An Independent Blog using Hugo and Dat

Everyone should have a button on their computer that reads “make a new website”. This is one of the things that the Dat project is working on with the Beaker browser: Making it easy to self-publish content on the web without using centralized infrastructure services from the likes of Google and Amazon.

As I create this blog using Hugo, a static site generator, I thought it should be pretty easy to make it available on Dat. This post will show how to do just that using Hugo and the Dat command line tool. If you are publishing your Blog using the Jekyll static site generator, see this tutorial by Paul Frazee on how to use Beaker browser directly to publish that.


Preface: What’s a static site generator – and what is peer to peer?!

Hugo Static Site Generator

Many blogs are published using software like Wordpress, which runs on a server using a database that holds all of the blog content. In order to let you view a site on that blog, the server generates the HTML for the site on the go and sends it to your browser for viewing.

Hugo on the other hand generates the HTML for all pages in advance. So when somebody wants to look at one of them, the server just sends the readymade HTML bits without generating anything visitor-specific.

The stack of prepared pages that Hugo makes is much easier to distribute in a peer to peer network than the complex Wordpress server.

Dat peer-to-peer network

Peer to peer means that we are the cloud now. Instead of trusting the cloud with your stuff and hoping it will pass it on to other peeps, who want to look your stuff, we can just be the cloud ourselves.

Everyone who visits your site creates a copy of that prepared stack of pages directly from your computer and passes them on if anybody else wants to look at them. Dat makes sure that nobody tampers with the files before passing them on.

1: Create a second target for Hugo’s build process

Let’s get started. So usually Hugo just generates a folder named public, filled with nice static files that I can copy to a public webserver reachable via But now I want it to generate a second set of files with some small changes that will then be available via dat.

To do this, I create a new config file in the project root directory, next to my existing ./config.toml, I call it config-dat.toml.

publishDir = 'public-dat'

This config item defines a new folder public-dat. Now I run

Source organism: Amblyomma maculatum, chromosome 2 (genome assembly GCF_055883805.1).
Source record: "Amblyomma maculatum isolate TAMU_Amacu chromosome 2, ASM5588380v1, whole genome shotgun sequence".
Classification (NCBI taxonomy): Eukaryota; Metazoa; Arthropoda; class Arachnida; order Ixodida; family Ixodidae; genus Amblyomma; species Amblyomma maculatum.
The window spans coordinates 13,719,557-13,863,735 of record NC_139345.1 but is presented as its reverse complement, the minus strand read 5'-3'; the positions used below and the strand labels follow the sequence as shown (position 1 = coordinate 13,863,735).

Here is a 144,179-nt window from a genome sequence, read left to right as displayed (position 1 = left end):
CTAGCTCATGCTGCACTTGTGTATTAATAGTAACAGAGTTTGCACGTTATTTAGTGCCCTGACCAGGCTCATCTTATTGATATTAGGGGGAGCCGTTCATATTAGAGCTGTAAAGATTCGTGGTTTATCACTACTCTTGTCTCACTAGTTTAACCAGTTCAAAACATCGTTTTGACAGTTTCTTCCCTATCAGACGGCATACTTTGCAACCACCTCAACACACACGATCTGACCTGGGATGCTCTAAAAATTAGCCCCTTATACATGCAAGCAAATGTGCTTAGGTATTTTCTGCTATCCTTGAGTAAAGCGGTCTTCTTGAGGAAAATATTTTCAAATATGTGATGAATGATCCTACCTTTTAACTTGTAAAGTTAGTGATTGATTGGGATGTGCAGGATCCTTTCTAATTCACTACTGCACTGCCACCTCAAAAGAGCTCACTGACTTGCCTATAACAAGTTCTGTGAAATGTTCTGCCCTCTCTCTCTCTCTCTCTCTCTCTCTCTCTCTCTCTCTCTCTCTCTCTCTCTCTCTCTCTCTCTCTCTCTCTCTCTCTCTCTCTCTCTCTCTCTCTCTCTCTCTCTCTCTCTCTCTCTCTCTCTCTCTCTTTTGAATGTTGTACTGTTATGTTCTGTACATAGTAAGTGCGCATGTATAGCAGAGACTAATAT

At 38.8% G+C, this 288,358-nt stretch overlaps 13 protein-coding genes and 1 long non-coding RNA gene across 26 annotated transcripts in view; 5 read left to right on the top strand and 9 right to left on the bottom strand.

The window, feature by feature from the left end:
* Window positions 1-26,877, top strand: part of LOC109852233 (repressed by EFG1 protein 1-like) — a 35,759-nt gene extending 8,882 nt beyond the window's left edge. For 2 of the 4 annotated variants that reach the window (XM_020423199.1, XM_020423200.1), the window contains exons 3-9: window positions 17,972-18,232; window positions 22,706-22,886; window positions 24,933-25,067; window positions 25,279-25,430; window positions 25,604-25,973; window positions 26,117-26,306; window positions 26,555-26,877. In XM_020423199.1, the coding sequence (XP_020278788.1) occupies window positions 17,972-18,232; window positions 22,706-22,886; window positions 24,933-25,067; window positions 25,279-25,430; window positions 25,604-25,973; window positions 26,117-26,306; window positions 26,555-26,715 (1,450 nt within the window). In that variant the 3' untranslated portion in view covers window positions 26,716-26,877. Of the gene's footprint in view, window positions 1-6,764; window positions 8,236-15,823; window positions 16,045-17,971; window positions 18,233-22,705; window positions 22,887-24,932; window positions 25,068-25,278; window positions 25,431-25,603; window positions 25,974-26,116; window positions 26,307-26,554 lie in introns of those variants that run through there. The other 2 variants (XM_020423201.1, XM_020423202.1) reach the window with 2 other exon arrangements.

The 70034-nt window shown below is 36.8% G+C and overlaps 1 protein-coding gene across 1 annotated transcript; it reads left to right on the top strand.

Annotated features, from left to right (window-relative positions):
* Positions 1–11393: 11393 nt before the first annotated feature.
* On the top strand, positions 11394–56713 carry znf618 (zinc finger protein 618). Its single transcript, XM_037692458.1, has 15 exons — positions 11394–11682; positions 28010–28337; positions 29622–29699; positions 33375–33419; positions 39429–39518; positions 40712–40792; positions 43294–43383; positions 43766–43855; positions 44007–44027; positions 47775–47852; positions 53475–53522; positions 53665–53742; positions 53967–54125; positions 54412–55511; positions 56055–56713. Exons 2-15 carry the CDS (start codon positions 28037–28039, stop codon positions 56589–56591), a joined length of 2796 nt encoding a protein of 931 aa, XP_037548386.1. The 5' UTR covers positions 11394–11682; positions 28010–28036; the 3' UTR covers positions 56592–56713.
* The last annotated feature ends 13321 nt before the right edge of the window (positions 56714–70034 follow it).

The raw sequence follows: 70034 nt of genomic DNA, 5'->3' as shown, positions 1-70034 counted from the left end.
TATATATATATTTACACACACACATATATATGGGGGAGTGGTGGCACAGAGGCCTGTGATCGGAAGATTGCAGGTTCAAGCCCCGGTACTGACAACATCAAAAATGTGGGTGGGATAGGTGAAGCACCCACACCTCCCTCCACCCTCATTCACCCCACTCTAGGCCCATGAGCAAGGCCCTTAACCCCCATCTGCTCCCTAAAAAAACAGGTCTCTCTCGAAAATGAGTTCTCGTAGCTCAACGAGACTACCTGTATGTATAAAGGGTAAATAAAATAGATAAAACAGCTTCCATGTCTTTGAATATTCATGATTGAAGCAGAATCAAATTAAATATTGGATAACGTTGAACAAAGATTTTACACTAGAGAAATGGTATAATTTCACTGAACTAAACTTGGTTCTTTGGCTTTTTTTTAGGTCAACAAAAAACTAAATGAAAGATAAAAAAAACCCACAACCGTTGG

$ hugo --config config.toml,config-dat.toml

to combine my old config with this new one that defines a specific output folder.

2: Make it dat

I can now go to the new output folder and make it a dat. Install the dat command line tool and then run:

$ cd public-dat
$ dat share
dat v13.10.0
Created new dat in /Users/pv/projects/va2018/public-dat/.dat
Sharing dat: 189 files (52 MB)

0 connections | Download 0 B/s Upload 0 B/s

Watching for file updates

I have a dat blog now! Use Beaker browser and go to the address given in the output of dat share and test it. After writing new content in the future and generating the updated site with hugo, changes can be synced by running dat sync in the public-dat directory.

3: Fix base url

You will notice that some URLs on your site still point to the old http version of the site. To fix this, I put the new dat URL into ./dat-config.toml, generate the site again with hugo and publish it on dat.

baseURL = "dat://dce23f011185c7cf536b161e6fb0ab39277ac089e7f5814a6d253327a3db96a5/"
publishDir = 'public-dat'

But the problem is only half-fixed now. Relative URLs now point to the new dat URL, but absolute URLs are broken. They point to a URL that ends with #ZgotmplZ. This is because Hugo only allows linking to http, https and mailto links and therefore replaces all dat:// links with this ZgotmplZ thingy. Damn!

Fixing this is a bit more complicated, but not too bad either. I just need to change all sections of my template files to mark absolute URLs as safe, so Hugo doesn’t “protect” me anymore from using dat.

4: Change template to allow dat:// URLs

Hugo’s template engine uses the .Permalink command to insert a permanent URL link to a given context into the generated HTML. Let’s see which template files use this pattern.

$ grep -rn 'themes/hyde-hyde/layouts/' -e '\.Permalink'
themes/hyde-hyde/layouts//index.html:9:        <h1 class="post-title"><a href="{{ .Permalink }}">{{ .Title }}</a></h1>
themes/hyde-hyde/layouts//partials/list_content.html:6:            <a href="{{ .Permalink }}">{{ .Title }}</a>

It’s just two files. After going to index.html:9 and partials/list_content.html:6 and changing .Permalink to .Permalink | safeURL, these URLs are marked as safe and not filtered anymore when running hugo again.

5: Make a script to generate and sync new content to dat

To make uploading new content to dat easier, I created a small shell script that runs hugo and dat for me. This is placed in in the project root:

hugo --config config.toml,config-dat.toml
cd public-dat
dat sync

6: Increase availability by pinning to

The site is now available through dat as long as dat is running on my computer and sharing my blog’s files. To make it available permanently, I can either ask people to pin my blog in their beaker browser after visiting (see screenshot below) or pin it on

After signing up for an account, I can input my blog’s dat address to make it available permanently.

And that’s it. You now have made your blog available on dat. Keep seeding!